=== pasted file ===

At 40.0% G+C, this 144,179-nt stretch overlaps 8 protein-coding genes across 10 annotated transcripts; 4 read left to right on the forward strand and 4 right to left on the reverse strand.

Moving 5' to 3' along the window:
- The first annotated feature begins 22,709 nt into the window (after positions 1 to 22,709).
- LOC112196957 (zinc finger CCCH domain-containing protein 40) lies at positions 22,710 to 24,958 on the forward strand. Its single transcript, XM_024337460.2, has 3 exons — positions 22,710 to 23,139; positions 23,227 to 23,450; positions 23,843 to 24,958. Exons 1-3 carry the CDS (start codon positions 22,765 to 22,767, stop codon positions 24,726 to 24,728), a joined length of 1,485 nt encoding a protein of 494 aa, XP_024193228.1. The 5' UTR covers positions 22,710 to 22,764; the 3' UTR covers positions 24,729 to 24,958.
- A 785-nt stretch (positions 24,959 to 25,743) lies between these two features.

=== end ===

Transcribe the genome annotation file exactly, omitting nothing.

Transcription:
At 40.0% G+C, this 144,179-nt stretch overlaps 8 protein-coding genes across 10 annotated transcripts; 4 read left to right on the forward strand and 4 right to left on the reverse strand.

Moving 5' to 3' along the window:
- The first annotated feature begins 22,709 nt into the window (after positions 1 to 22,709).
- LOC112196957 (zinc finger CCCH domain-containing protein 40) lies at positions 22,710 to 24,958 on the forward strand. Its single transcript, XM_024337460.2, has 3 exons — positions 22,710 to 23,139; positions 23,227 to 23,450; positions 23,843 to 24,958. Exons 1-3 carry the CDS (start codon positions 22,765 to 22,767, stop codon positions 24,726 to 24,728), a joined length of 1,485 nt encoding a protein of 494 aa, XP_024193228.1. The 5' UTR covers positions 22,710 to 22,764; the 3' UTR covers positions 24,729 to 24,958.
- A 785-nt stretch (positions 24,959 to 25,743) lies between these two features.